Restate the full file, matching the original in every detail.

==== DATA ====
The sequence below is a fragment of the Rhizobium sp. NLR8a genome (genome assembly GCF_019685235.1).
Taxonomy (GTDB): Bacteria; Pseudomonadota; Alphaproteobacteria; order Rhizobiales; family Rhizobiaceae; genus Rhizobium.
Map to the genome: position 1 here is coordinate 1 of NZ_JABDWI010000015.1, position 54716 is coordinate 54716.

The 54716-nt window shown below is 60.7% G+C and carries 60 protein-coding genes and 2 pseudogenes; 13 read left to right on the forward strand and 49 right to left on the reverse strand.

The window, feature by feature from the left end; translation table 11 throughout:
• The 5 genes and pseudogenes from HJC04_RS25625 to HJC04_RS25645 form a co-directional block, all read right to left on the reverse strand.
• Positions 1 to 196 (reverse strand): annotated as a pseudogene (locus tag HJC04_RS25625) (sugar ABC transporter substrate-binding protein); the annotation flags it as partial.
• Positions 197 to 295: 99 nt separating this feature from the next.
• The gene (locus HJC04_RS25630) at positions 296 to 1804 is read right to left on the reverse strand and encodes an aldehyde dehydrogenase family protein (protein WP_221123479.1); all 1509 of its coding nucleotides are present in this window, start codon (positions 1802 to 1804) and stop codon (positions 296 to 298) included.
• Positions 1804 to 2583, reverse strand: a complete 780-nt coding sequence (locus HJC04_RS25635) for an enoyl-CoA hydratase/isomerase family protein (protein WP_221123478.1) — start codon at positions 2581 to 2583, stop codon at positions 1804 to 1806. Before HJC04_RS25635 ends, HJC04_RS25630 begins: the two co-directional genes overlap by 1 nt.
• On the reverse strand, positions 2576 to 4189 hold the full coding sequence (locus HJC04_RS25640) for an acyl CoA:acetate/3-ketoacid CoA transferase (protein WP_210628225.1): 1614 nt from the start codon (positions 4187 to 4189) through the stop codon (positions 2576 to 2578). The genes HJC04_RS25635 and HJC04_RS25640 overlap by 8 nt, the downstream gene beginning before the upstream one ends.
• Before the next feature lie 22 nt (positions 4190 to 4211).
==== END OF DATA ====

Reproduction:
The sequence below is a fragment of the Rhizobium sp. NLR8a genome (genome assembly GCF_019685235.1).
Taxonomy (GTDB): Bacteria; Pseudomonadota; Alphaproteobacteria; order Rhizobiales; family Rhizobiaceae; genus Rhizobium.
Map to the genome: position 1 here is coordinate 1 of NZ_JABDWI010000015.1, position 54716 is coordinate 54716.

The 54716-nt window shown below is 60.7% G+C and carries 60 protein-coding genes and 2 pseudogenes; 13 read left to right on the forward strand and 49 right to left on the reverse strand.

The window, feature by feature from the left end; translation table 11 throughout:
• The 5 genes and pseudogenes from HJC04_RS25625 to HJC04_RS25645 form a co-directional block, all read right to left on the reverse strand.
• Positions 1 to 196 (reverse strand): annotated as a pseudogene (locus tag HJC04_RS25625) (sugar ABC transporter substrate-binding protein); the annotation flags it as partial.
• Positions 197 to 295: 99 nt separating this feature from the next.
• The gene (locus HJC04_RS25630) at positions 296 to 1804 is read right to left on the reverse strand and encodes an aldehyde dehydrogenase family protein (protein WP_221123479.1); all 1509 of its coding nucleotides are present in this window, start codon (positions 1802 to 1804) and stop codon (positions 296 to 298) included.
• Positions 1804 to 2583, reverse strand: a complete 780-nt coding sequence (locus HJC04_RS25635) for an enoyl-CoA hydratase/isomerase family protein (protein WP_221123478.1) — start codon at positions 2581 to 2583, stop codon at positions 1804 to 1806. Before HJC04_RS25635 ends, HJC04_RS25630 begins: the two co-directional genes overlap by 1 nt.
• On the reverse strand, positions 2576 to 4189 hold the full coding sequence (locus HJC04_RS25640) for an acyl CoA:acetate/3-ketoacid CoA transferase (protein WP_210628225.1): 1614 nt from the start codon (positions 4187 to 4189) through the stop codon (positions 2576 to 2578). The genes HJC04_RS25635 and HJC04_RS25640 overlap by 8 nt, the downstream gene beginning before the upstream one ends.
• Before the next feature lie 22 nt (positions 4190 to 4211).